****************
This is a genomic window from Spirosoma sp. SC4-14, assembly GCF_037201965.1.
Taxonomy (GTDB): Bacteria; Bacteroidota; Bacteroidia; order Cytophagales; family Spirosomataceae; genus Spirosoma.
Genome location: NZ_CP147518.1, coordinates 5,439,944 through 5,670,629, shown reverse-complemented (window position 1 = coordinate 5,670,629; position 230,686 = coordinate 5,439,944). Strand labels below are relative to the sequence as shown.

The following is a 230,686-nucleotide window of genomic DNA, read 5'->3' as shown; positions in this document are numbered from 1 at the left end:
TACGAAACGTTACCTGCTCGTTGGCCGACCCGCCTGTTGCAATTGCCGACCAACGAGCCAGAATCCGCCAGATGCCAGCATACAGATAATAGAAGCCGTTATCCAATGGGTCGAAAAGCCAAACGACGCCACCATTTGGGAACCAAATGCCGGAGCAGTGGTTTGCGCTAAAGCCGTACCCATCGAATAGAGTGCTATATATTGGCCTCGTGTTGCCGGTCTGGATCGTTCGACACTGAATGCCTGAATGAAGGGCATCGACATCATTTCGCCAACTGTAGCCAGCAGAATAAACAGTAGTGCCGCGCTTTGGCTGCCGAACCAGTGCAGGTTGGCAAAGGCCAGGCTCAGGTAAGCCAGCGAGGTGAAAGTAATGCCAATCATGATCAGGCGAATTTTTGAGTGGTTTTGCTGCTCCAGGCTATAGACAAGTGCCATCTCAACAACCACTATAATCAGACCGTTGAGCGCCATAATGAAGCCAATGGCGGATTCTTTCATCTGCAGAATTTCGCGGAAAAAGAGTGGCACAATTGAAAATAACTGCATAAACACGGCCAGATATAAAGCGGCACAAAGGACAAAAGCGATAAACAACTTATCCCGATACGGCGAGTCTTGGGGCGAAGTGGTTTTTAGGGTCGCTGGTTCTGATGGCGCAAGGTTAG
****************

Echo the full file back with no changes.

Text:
This is a genomic window from Spirosoma sp. SC4-14, assembly GCF_037201965.1.
Taxonomy (GTDB): Bacteria; Bacteroidota; Bacteroidia; order Cytophagales; family Spirosomataceae; genus Spirosoma.
Genome location: NZ_CP147518.1, coordinates 5,439,944 through 5,670,629, shown reverse-complemented (window position 1 = coordinate 5,670,629; position 230,686 = coordinate 5,439,944). Strand labels below are relative to the sequence as shown.

The following is a 230,686-nucleotide window of genomic DNA, read 5'->3' as shown; positions in this document are numbered from 1 at the left end:
TACGAAACGTTACCTGCTCGTTGGCCGACCCGCCTGTTGCAATTGCCGACCAACGAGCCAGAATCCGCCAGATGCCAGCATACAGATAATAGAAGCCGTTATCCAATGGGTCGAAAAGCCAAACGACGCCACCATTTGGGAACCAAATGCCGGAGCAGTGGTTTGCGCTAAAGCCGTACCCATCGAATAGAGTGCTATATATTGGCCTCGTGTTGCCGGTCTGGATCGTTCGACACTGAATGCCTGAATGAAGGGCATCGACATCATTTCGCCAACTGTAGCCAGCAGAATAAACAGTAGTGCCGCGCTTTGGCTGCCGAACCAGTGCAGGTTGGCAAAGGCCAGGCTCAGGTAAGCCAGCGAGGTGAAAGTAATGCCAATCATGATCAGGCGAATTTTTGAGTGGTTTTGCTGCTCCAGGCTATAGACAAGTGCCATCTCAACAACCACTATAATCAGACCGTTGAGCGCCATAATGAAGCCAATGGCGGATTCTTTCATCTGCAGAATTTCGCGGAAAAAGAGTGGCACAATTGAAAATAACTGCATAAACACGGCCAGATATAAAGCGGCACAAAGGACAAAAGCGATAAACAACTTATCCCGATACGGCGAGTCTTGGGGCGAAGTGGTTTTTAGGGTCGCTGGTTCTGATGGCGCAAGGTTAG